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Dierk F. Reiff (Dept. for Neurobiology / Animal Physiology, Institute Biology I, University Freiburg) | Neural circuits underlying visual processing and behavior in Drosophila: Recent progress and future perspectives

When Jan 31, 2012
from 05:15 PM to 06:45 PM
Where Lecture Hall, Hansastr. 9a
Contact Name Ad Aertsen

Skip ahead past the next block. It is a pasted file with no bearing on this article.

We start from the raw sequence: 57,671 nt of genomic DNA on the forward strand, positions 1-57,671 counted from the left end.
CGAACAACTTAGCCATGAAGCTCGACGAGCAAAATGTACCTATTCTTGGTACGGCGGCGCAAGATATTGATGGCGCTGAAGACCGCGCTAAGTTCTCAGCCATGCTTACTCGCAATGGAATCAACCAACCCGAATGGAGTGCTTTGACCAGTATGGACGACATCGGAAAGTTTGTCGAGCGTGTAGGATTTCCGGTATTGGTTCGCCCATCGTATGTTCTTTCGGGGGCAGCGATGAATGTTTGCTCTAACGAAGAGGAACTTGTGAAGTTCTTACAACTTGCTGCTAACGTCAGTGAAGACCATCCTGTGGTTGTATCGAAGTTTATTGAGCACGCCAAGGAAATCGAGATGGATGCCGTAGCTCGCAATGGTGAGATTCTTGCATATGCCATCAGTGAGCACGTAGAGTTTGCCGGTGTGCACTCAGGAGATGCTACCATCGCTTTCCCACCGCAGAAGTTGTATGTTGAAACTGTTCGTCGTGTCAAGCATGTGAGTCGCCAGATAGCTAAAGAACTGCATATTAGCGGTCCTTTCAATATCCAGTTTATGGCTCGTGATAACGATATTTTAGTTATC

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Neurogenetic tools for the monitoring as well as perturbation of neuronal function enable the identification and functional dissection of small neuronal circuits in genetically amenable experimental animals. At this time, we investigate the optic lobe and early visual processing in the fruit fly Drosophila melanogaster, employing a combined genetic and physiological approach. 60% of the neurons of the fly brain are dedicated to visual processing and contribute to innate and learned behaviors that warrant survival of the animal. Whole cell patch-clamp recordings and functional 2-Photon-Laser-Scanning Microscopy are being used to elucidate the cellular mechanisms underlying visual motion detection. As a novel focus of the lab, we currently establish an experimental framework for the functional dissection of color vision. Supposed neurons of both circuitries are genetically targeted and manipulated to reveal the cellular and biophysical mechanisms underlying characterized processing steps in identified neurons. In the long run, behavioral paradigms will be combined with the above mentioned perturbation. This way we aim at identifying the function of known populations of neurons in specific computations as well as their role in the control of behavior, i.e. interactions of the fly with its environment.


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